On January 21st, in Tehran’s Mellat Park, curly haired Iranians gathered in celebration of their glorious tresses. They called it The Day We Had Fun. Jennifer, a CN reader, wrote in and shared the links with us a couple of weeks ago. I, like many of you, was intrigued, and did a bit of follow-up research. I tracked the ‘Curly-Haired Ones’ down, reached out for an interview, and quickly learned that like many of us (1) they’re learning to embrace their curls despite societal pressures, and (2) wearing their hair naturally is not a political statement.
CN: What led you to start ‘The Curly-Haired Ones‘ Facebook page? What purpose do you hope it will serve?
M: The only thing that made me create this community was its absence in Facebook. Curly Heads are normally divided into two groups: Those who are fed up with their hair because of its annoyances and those who despite its problems, love their hair (like taking care of it, giving it style, being mocked by other people, our afro hairstyle being unusual for our society and many other things that you are aware of). I used to see a lot of people not having any confidence when in groups of friends- – this page was made to show the real beauty of curly hair and to turn a negative thing for some to a positive, and to be proud of their hair.
The biggest goal of this page is the smile it brings to its members. We mostly like to joke about famous Iranian poems, phrases, sayings and important events happening in the world. These jokes are made by linking them to curly hair which needs creativity. So one of the other goals of the page besides making you laugh, is to be creative in what we do, and to inspire. Most of the phrases used in the status section of the page might not be understood even after translation, but I’ll give you an example:
Straight hair does not exist in the world, as a long time ago people thought the earth was straight too.
In general this page tries not to focus solely on people with curly hair and it’s just an excuse to laugh and be happy.
CN: What sparked the meeting at Park e Melat in Tehran on January 21st? Was the turnout bigger than expected?
M: Truthfully I have to say no particular event sparked this meeting. I receive a lot of pictures, and every now and then, I would make a music video out of them and share it to show the beauty of curly hair. But this wasn’t enough, so I thought it would be cool to have all the curly haired people in one big panoramic picture, to show how small things can turn into big events. I started to market this idea one month prior by distributing a poster of the music video. Approximately 250 people came to the gathering which was more than I expected. A lot of people thought no one would come, but after seeing the pictures they regretted not coming.
For boys in our society, having an afro is very unusual. The feedback we got after the gathering was that the curly ones were proud of themselves, and learning to love their curls. Also people with straight hair wished they had curly hair!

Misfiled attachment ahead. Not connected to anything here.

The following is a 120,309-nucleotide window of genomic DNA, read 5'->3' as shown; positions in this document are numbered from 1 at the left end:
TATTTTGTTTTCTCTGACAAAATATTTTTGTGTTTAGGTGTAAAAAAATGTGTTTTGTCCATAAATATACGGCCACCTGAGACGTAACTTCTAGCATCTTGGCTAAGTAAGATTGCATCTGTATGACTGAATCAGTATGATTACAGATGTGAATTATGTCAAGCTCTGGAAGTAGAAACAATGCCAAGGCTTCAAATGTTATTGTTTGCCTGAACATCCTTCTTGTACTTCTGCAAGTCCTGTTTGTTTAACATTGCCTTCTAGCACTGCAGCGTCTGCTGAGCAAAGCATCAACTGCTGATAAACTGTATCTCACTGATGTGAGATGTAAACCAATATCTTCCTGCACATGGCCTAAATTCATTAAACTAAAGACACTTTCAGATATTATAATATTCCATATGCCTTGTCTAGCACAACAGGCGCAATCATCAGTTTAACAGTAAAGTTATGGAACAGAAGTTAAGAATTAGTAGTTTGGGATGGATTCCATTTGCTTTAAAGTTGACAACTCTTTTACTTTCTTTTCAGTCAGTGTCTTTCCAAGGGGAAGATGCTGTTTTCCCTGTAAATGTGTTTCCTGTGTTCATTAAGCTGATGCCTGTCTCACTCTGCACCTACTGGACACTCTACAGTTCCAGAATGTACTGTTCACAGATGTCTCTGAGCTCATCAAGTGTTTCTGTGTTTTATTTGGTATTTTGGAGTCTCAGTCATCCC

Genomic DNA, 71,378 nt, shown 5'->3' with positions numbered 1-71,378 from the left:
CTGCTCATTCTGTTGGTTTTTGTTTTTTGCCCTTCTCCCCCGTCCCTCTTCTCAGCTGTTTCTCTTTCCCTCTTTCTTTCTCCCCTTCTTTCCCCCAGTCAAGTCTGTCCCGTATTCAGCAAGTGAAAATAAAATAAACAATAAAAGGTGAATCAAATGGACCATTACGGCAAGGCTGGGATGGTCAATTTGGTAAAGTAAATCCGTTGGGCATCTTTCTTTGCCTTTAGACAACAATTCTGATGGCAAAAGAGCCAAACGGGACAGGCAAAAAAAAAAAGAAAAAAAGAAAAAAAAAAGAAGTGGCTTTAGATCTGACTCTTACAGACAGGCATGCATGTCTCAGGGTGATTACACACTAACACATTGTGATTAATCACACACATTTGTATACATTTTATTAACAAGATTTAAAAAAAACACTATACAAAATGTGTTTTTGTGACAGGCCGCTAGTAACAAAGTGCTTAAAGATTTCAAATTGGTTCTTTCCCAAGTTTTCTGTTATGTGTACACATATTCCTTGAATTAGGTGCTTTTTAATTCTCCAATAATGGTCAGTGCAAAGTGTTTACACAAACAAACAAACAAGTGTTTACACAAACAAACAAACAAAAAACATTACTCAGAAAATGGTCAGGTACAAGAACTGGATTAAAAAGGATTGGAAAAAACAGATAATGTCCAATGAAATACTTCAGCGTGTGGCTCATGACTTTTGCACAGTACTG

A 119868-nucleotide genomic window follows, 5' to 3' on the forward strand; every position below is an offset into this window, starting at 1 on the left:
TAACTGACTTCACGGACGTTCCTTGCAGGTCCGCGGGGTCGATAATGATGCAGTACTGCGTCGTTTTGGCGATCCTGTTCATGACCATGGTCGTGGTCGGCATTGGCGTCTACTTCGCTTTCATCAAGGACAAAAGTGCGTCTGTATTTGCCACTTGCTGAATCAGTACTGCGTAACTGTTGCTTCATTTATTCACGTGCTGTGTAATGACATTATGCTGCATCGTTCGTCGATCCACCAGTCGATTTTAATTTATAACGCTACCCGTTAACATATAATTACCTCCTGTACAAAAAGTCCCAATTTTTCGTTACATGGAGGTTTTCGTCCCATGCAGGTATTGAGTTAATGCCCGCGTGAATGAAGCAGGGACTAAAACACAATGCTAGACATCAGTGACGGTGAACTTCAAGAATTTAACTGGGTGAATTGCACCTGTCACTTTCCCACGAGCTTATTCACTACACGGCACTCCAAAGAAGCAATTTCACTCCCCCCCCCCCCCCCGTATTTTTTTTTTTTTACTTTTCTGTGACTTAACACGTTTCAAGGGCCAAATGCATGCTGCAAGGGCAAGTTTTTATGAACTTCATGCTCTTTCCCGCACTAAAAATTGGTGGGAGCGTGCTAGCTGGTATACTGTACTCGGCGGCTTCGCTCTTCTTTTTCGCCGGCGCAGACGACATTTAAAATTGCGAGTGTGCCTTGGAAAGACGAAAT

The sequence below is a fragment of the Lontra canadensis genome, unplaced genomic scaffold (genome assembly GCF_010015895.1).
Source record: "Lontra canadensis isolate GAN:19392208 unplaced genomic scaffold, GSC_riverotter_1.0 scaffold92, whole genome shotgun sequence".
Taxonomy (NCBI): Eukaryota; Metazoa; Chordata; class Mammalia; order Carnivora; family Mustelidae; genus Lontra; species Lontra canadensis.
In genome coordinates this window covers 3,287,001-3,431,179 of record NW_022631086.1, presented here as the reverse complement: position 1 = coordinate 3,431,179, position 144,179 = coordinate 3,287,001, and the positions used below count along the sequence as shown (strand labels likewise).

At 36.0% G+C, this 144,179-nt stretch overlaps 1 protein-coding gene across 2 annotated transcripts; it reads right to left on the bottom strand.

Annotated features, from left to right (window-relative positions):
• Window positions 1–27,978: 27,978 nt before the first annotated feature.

CN: In a time where there are so many political causes, what is your reasoning behind not making this a political movement?
M: Taking into account the goals on which the page was made, you can see there is no use politicizing this issue. This gathering with all of its problems happened and made for a memorable day.
CN: What are your favorite hair products? What are the popular products in Tehran?
M: There is a lot of variety in the products. As I said before, we don’t really put much attention to these matters on our page, but we do have a section where people talk about how they style their hair and what products they use (in which there is no similarity between them in choosing hair products). Most mention famous brands which are used all over the world.
CN: Are you the founder of the group? Can I please have a picture of you to share?
M: Yes I am. Unfortunately I cannot share a picture of myself. One of the main reasons of the pages’ success is that no one has taken a leadership role and every member has an equal role. No one of the members knows whom the administrator a.k.a. founder is.
CN: I’ve seen the articles about mandatory haircuts in Iran. Are the rules enforced, and how does it affect the ‘Curly-Haired Ones’? If you feel comfortable sharing, do you plan to abide by these rules?
M: These rules have been passed but they are not strictly implemented, so you are not forced to style your hair to a particular standard and you can see different styles of hair throughout the city. What we’ve done has nothing to do with protesting to these rules.
CN: Is it hard to get a job with your curly hair?
M: For girls no, but for boys with really long curly hair, it’s hard to get a job because for the majority of the society, it is something unusual.
As active participants in the online natural hair world, we’re more than aware of the many ongoing debates. An overarching one is whether natural hair is a lasting movement or simply a transient fashion trend. The answer… yes. Whether or not natural hair is a movement or trend is up to the individual. Period. Now that we have many more prominent examples of beautiful black women with natural hair (more than even five years ago), people envy that and want to adopt it as fashion. In this sense, it is a trend and it is trendy. On the other hand, natural hair is also a movement (embracing the curls, accepting yourself, re-educating yourself about hair care, etc.), because some of these people decide to make it apart of a larger life change- – a change in the way they interact with society, a change in the way they see themselves, and an overall self-esteem improvement.
I for one take heart in the notion that these young Iranians, with every reason in the world to become political, choose rather to embrace their curls simply to make themselves happy.
Love it 🙂
Want to see more pics of the Curly-Haired Ones? Check out their Facebook!